The UK’s Labour Party has promised free fibre broadband internet for everyone in the country if it wins power in the General Election taking place in four weeks time.
As part of the promise, the party confirmed that every home and business would be connected to free full-fibre broadband by 2030. The party said that it would pay for it by nationalising part of BT and introducing a new tax on tech companies such as Amazon, Google and Facebook.
Speaking to the BBC’s Political Editor, Laura Kuenssberg, Labour’s Shadow Chancellor, John McDonnell said; “It’s visionary I accept that, but other countries are having these visions and we’re not.”
He confirmed that the move would bring the UK’s broadband backbone into government hands, which is currently run by the private sector company Openreach. It itself is a ‘hands-length’ operation controlled by BT, the UK’s biggest fixed line provider.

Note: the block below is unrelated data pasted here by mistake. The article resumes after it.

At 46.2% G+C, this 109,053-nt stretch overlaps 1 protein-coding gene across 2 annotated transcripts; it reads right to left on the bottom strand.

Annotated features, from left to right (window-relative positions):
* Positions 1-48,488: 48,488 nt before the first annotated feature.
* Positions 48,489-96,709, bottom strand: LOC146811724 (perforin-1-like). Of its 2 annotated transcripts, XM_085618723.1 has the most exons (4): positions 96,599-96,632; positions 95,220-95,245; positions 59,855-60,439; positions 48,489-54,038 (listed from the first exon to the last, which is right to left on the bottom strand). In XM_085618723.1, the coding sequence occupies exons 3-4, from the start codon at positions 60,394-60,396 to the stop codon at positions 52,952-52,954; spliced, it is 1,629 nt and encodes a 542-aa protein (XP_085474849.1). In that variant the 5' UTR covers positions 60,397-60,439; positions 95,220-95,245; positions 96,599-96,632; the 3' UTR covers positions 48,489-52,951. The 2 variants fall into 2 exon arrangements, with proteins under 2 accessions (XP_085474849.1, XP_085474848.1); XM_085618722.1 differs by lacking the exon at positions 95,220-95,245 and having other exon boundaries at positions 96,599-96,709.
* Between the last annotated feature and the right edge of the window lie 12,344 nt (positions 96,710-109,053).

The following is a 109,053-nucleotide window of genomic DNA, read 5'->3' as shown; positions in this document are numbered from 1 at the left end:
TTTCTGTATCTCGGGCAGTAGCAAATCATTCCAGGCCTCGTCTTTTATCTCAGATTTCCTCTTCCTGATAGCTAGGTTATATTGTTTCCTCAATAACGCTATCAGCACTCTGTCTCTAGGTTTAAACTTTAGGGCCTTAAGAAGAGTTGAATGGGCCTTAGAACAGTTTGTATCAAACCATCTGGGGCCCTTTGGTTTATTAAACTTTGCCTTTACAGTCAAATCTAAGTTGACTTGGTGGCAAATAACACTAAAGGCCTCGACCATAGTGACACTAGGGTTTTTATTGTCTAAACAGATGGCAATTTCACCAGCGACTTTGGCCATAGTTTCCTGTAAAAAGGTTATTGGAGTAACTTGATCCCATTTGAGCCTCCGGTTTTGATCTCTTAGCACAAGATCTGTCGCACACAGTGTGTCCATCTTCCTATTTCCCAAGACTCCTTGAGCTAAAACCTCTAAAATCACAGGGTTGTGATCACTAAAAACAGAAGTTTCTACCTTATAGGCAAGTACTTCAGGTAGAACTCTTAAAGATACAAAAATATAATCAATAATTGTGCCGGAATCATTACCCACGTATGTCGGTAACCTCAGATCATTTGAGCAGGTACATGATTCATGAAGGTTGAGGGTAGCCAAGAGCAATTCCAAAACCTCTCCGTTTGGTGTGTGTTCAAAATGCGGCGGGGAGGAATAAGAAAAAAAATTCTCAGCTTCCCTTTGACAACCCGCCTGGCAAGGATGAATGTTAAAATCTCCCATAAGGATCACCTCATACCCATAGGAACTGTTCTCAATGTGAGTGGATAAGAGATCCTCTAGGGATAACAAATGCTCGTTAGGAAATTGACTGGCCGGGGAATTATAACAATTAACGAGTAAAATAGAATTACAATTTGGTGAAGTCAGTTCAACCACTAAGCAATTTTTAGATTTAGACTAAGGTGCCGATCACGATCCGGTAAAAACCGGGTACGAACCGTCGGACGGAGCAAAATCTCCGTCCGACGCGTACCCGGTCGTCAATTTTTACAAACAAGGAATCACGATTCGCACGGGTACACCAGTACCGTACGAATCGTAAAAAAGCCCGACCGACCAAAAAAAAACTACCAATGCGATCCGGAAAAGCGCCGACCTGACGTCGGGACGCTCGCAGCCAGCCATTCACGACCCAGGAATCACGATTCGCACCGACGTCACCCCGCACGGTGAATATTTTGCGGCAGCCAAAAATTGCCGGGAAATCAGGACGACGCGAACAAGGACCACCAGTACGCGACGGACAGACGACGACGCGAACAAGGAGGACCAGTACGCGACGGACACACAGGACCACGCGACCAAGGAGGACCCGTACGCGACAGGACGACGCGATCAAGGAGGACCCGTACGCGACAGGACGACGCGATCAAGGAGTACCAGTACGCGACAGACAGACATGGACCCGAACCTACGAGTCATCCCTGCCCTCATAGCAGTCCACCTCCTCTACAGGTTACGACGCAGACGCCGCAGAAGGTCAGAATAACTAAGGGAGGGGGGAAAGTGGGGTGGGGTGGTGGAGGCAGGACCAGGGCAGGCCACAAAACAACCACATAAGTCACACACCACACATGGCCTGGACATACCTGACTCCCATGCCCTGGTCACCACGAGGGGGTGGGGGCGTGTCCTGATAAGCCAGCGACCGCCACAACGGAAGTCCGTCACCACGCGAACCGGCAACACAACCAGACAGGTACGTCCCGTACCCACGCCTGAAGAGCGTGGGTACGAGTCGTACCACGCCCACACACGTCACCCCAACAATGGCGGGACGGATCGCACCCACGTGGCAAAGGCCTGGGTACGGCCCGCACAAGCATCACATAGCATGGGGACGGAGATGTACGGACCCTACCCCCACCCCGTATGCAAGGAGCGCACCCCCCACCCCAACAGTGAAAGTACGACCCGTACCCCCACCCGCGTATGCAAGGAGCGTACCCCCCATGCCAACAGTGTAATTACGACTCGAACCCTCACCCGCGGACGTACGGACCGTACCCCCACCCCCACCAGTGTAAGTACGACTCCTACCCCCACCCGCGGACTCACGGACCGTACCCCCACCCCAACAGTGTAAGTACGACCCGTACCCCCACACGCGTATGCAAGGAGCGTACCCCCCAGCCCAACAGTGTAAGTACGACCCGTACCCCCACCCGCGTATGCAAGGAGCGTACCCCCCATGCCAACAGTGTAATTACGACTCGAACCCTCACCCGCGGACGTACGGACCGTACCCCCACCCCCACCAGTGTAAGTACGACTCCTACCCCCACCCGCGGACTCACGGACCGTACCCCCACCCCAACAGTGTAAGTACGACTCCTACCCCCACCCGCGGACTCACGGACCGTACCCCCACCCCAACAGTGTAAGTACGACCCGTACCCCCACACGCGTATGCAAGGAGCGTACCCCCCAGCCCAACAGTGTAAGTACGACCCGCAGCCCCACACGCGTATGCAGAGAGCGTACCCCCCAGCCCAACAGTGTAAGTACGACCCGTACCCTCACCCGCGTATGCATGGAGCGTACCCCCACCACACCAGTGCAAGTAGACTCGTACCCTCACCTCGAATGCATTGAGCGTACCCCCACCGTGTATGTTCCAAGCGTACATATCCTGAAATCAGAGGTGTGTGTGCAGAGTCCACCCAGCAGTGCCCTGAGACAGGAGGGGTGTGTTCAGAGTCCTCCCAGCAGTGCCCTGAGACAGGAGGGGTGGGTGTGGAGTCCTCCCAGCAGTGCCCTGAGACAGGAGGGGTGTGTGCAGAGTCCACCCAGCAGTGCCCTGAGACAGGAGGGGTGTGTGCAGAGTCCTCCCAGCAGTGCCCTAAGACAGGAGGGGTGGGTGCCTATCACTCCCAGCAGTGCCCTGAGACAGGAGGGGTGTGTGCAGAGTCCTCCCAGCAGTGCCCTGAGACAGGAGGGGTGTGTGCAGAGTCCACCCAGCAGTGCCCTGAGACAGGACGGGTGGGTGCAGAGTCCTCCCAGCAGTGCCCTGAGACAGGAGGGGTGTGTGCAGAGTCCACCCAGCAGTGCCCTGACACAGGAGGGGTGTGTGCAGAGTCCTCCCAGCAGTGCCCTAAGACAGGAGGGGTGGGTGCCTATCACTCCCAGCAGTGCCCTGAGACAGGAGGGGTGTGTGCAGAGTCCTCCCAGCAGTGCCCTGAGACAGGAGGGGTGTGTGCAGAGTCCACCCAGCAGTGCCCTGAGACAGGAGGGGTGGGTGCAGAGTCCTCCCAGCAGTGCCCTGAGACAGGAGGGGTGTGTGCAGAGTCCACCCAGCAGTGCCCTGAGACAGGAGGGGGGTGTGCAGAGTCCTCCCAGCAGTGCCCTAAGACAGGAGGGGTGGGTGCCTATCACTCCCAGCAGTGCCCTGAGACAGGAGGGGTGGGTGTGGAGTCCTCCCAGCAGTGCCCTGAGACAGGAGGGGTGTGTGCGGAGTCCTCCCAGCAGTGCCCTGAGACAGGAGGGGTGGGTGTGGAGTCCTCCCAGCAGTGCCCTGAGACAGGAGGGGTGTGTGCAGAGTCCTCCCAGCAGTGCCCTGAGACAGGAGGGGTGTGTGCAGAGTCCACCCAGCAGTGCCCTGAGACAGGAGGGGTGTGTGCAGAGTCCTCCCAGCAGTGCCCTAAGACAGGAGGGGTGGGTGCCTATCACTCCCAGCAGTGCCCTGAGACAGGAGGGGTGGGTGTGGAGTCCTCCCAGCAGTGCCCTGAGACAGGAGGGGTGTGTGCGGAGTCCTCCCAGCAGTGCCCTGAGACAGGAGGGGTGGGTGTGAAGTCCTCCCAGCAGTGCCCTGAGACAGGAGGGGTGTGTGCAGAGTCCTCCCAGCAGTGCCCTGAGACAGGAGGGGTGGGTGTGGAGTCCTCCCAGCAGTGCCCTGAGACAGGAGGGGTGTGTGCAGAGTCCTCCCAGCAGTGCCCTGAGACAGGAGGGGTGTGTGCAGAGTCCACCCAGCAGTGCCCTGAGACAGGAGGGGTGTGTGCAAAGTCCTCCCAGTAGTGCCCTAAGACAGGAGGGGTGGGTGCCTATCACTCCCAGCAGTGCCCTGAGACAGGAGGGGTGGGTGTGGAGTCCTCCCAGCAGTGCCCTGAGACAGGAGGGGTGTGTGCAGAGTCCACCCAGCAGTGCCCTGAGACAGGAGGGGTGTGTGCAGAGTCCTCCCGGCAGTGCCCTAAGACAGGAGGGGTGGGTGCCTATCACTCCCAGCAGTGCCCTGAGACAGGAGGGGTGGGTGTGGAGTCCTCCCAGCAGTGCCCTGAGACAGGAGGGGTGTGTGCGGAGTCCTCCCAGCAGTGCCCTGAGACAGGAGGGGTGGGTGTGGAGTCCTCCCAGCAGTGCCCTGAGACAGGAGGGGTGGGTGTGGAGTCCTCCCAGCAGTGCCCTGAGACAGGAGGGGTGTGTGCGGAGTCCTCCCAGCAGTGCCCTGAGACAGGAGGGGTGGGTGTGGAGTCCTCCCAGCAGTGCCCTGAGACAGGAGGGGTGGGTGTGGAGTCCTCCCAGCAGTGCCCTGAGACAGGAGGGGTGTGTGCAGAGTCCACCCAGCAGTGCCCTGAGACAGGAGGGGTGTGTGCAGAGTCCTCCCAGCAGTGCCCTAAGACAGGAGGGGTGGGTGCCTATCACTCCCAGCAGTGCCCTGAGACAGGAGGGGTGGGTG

McDonnell added in the interview; “Everywhere I go they’re saying [they have] either not got broadband at the speeds they need, holding our economy back, or it’s actually impeding on people’s social engagement. We’ll put the extra £15bn in [and] we’ll ensure that broadband reaches the whole the country.”
It would bring full circle the period of time in which BT has been a private company, having been previously government owned prior to its privatisation in the 1980’s, with a significant part of the network that was sold off with the company, coming back into taxpayer ownership.
In a tweet, he added; “This is what real change looks like. It is essential modern infrastructure that will empower people and create great jobs.”
This is what real change looks like. It is essential modern infrastructure that will empower people and create great jobs.
— John McDonnell MP (@johnmcdonnellMP) November 14, 2019
The ability to provide full fibre broadband to every home and business in the country, within a decade is no mean feat, and would cost significant sums of money to achieve. At today’s valuation, the costs would be in the region of £15bn.
The new government-owned infrastructure company would be called “British Broadband”.